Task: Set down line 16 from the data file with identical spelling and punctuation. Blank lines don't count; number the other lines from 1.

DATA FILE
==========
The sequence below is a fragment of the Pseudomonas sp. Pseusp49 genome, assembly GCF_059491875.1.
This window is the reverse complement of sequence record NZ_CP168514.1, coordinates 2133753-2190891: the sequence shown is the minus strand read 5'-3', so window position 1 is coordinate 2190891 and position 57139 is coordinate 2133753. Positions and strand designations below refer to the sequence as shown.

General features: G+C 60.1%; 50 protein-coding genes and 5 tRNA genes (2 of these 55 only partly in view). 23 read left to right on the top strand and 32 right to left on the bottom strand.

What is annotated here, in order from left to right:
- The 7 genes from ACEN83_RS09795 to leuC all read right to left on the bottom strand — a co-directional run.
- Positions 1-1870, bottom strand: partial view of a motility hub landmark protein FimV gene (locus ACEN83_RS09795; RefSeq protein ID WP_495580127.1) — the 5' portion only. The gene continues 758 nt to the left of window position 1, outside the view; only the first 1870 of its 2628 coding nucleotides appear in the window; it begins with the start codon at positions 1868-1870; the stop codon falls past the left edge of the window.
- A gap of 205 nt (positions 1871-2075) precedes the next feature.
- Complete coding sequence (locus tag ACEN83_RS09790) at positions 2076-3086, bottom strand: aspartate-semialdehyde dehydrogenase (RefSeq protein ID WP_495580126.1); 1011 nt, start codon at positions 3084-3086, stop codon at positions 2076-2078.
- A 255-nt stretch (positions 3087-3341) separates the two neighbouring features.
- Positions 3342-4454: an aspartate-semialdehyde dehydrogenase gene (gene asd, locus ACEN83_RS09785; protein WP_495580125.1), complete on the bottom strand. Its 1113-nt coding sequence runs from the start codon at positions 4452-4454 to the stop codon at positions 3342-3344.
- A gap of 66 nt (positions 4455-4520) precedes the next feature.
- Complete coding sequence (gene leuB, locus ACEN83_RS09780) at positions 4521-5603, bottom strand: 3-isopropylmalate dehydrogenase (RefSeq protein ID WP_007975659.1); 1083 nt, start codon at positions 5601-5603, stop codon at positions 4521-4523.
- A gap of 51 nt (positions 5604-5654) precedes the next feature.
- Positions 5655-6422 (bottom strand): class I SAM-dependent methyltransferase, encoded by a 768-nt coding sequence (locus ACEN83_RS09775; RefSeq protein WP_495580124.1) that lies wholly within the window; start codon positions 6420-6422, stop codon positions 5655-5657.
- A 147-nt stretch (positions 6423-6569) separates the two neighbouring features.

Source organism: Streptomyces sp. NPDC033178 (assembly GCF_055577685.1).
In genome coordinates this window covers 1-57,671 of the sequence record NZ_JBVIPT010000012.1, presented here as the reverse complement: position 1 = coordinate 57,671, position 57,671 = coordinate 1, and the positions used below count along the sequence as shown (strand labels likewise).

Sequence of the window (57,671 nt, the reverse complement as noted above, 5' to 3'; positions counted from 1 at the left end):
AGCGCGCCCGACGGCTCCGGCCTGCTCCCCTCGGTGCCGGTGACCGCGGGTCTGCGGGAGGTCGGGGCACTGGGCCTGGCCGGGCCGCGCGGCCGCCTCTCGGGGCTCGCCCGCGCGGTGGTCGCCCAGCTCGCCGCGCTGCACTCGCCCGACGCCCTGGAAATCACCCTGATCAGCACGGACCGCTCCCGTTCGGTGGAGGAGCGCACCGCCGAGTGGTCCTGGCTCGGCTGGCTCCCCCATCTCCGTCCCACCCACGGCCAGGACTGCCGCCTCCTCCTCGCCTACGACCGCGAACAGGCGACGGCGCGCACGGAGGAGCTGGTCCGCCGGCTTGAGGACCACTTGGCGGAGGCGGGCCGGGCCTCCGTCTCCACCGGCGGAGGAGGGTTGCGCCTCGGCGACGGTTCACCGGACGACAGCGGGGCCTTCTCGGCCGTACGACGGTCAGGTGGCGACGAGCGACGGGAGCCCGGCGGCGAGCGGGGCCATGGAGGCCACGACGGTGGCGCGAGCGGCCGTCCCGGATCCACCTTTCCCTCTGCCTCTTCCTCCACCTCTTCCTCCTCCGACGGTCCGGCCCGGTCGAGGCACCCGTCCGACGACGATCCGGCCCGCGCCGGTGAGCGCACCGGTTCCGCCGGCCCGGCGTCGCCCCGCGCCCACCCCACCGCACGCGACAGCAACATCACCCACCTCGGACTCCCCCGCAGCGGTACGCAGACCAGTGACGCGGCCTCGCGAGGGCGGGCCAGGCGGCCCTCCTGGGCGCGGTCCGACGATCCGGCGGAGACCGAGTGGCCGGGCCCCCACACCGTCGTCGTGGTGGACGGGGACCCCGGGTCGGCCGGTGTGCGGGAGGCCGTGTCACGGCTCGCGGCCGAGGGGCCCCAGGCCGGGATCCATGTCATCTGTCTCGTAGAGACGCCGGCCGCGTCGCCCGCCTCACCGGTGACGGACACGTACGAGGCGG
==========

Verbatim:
Source organism: Streptomyces sp. NPDC033178 (assembly GCF_055577685.1).